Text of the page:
Frank Furedi ("When trust slips", THES, November 12) has articulated the growing concerns of teaching staff in higher education.
Students are not "consumers" or "purchasers" of knowledge despite the shift in the funding burden. They are participants in a process of learning. As such, they have a responsibility to engage in the process of becoming critical lifelong learners.
That is not to deny students access to complaints. On the contrary, it is important that students have vehicles to express views about their learning experience in a structure that results in action and feedback. Where action is not forthcoming, students should have recourse to effective complaints procedures.
The rise in mass higher education is reflected in a marked increase in instrumentalism among students. Rather than engage with the learning experience, students are "consuming" courses and expect that, through consumption, they will acquire the appropriate outcomes irrespective of their own input. As a result of this failure to engage with courses, there is a tendency for students to resort immediately to complaints rather than to discourse about their learning experience.
This leads to frayed relations between students and staff and to a growing sense of mutual distrust, which is not conducive to learning. Teaching staff in a range of universities are now adopting various tactics to head off potential complaints. Such tactics include noting all conversations with "problematic" students; avoiding giving students marginal fail marks unless they are clear fails, in which case very low (unrecoverable) marks are awarded; returning to examination assessment even when they consider examination a poor form of assessment; and generally disengaging from any but the most motivated and interested students.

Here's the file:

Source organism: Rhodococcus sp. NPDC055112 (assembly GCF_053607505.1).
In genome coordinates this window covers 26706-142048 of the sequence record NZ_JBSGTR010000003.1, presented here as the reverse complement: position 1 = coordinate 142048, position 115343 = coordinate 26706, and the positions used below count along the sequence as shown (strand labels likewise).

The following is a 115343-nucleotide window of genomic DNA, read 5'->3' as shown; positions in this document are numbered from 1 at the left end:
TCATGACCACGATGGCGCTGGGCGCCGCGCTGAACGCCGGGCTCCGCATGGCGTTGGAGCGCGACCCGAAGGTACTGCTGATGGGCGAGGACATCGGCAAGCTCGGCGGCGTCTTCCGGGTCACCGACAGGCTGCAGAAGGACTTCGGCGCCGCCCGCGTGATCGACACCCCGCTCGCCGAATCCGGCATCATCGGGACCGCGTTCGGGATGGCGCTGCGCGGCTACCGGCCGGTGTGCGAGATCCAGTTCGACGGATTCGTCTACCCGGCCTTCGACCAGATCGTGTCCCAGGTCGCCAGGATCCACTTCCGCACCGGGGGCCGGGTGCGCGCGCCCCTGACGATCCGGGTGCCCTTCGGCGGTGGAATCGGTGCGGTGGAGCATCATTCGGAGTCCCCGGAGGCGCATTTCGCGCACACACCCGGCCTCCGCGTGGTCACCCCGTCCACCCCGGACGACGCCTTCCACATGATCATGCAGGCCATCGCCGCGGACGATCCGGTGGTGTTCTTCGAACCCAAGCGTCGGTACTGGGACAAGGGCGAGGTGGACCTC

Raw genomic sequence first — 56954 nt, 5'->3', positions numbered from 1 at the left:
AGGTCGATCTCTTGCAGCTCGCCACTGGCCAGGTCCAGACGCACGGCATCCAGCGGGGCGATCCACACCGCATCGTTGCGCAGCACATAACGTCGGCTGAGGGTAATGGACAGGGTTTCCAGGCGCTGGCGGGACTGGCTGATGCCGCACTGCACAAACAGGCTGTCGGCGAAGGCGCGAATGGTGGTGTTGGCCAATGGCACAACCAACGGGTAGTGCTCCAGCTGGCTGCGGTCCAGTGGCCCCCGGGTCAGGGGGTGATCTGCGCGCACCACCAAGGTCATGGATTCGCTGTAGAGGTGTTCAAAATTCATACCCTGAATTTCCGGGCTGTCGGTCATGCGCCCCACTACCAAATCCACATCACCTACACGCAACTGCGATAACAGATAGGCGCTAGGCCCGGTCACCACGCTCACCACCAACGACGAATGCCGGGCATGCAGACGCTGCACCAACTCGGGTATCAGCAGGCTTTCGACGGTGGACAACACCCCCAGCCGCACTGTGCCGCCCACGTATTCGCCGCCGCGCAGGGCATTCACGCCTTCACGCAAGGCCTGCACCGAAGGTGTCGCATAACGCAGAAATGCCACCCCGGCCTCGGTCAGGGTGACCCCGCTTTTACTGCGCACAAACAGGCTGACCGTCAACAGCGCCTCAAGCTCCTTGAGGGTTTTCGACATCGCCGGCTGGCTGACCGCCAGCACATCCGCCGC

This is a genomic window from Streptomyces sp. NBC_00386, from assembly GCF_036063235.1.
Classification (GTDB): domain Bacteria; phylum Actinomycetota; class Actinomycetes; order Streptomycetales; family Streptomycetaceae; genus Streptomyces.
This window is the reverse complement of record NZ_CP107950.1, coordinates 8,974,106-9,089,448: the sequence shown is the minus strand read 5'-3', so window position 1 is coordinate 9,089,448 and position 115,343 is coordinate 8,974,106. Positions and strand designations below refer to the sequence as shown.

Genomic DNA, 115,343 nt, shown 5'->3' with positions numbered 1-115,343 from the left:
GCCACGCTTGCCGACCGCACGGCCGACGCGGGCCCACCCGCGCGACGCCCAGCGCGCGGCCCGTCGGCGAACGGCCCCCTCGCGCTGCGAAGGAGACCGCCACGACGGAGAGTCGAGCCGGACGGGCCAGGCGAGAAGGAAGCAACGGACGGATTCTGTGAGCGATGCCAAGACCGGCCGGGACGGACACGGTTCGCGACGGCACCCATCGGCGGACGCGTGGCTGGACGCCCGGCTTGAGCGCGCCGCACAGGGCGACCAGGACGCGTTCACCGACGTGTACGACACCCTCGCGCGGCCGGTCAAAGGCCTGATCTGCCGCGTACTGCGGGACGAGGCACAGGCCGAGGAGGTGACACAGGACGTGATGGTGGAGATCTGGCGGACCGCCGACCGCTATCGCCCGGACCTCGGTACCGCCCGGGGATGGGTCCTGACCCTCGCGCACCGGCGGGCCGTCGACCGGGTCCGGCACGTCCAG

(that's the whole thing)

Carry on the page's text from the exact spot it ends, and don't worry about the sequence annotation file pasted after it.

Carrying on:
All of this reflects a situation in which teaching staff feel under siege and unsupported by senior managers, whom they perceive to be more interested in avoiding litigation than valuing well-established teaching staff. In that climate, students are getting a less than satisfactory experience, and the highly motivated students are becoming disillusioned with the learning community, which has all but disintegrated.
The sooner we end the rhetoric of consumerism and reinstate the rhetoric of scholarship along with structures to establish responsive collegialism, the sooner universities can again become learning communities.
Lee Harvey Centre for Research into Quality University of Central England